UPDATED: Boeing Slams DoD Extension; EADS Says 60 Days Not Enough
The Pentagon announced today that it will extend the deadline for KC-X Tanker program bids for another 60 days to allow EADS time to submit a bid, if it receives formal notification from EADS of their intention to make an offer.
The new deadline to submit proposals for both Boeing and EADS would be July 9. EADS had asked for 90 days, but DOD determined 60 days was a reasonable amount of time, said Pentagon press secretary Geoff Morrell. The military is willing to compress its bid evaluation period to allow EADS more time to submit its bid. He said he believes that EADS is likely to submit a bid.
“We believe we can compress the valuation period somewhat,” he said. Politics is not a part of the process, he emphasized. The extension will not change any of the tanker requirements or the way bids will be evaluated, Morrell said. He expects EADS to make a decision on whether to submit a bid in the "next couple of weeks."
EADS was clearly not as happy as Morrell might have wanted them to be.
“Since the Department of Defense indicated their interest in EADS’ participation as prime contractor in the KC-X tanker competition, the company has carefully assessed the many requirements necessary to participate. We have firmly indicated that a 90 day extension would be the minimum time necessary to prepare a responsible proposal for this $40 billion program," Guy Hicks, spokesperson for EADS North America, said in an email. "We will consider the Department’s decision to offer a 60-day extension.”
The Pentagon, Morrell said, plans to award the contract in early fall. Compressing the evaluation period somewhat will allow the military to stick closely to the original contract schedule. "It is not uncommon to grant reasonable extensions in competitions of this sort, we consider 60 days to be reasonable in this case," he said.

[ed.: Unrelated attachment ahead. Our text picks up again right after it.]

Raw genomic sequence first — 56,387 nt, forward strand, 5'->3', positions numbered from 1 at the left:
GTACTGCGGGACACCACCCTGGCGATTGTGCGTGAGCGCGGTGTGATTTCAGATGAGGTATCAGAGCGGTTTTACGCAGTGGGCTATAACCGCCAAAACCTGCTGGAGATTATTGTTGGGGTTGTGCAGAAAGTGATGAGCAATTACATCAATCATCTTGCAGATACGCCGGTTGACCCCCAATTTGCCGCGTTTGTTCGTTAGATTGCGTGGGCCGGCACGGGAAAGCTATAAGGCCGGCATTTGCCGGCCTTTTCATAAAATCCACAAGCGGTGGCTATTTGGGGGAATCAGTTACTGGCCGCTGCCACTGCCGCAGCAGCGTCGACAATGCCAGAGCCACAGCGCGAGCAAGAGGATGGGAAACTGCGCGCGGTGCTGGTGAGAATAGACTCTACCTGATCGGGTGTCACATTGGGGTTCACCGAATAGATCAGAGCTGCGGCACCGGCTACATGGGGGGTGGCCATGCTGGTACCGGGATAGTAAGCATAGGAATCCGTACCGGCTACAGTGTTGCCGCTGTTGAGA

One day after the announcement, Boeing issued a statement criticizing the Pentagon for granting the extension. Here it is:
"We are deeply disappointed with EADS-Airbus efforts to further delay this vital warfighting program and tilt the U.S. procurement process in its favor. EADS-Airbus has been fully engaged in the competition for four years and was always expected to provide the vast majority of its team's work content.
"We welcome the denial of EADS's repeated requests to alter U.S. warfighting requirements, and we support the Air Force's stated intent to provide a level playing field for qualified competitors. We do not see a legitimate reason for EADS's bid deadline extension request, and we believe an extension that favors any individual competitor does not further the goal of ensuring fair competition.
"Boeing remains fully prepared to submit a competitive proposal by the May 10 deadline originally set by the Air Force. However, this latest development, along with the World Trade Organization's recent final ruling that Airbus has been heavily and illegally subsidized for decades, requires Boeing to review all of our options for going forward while we wait for a final determination on a deadline extension."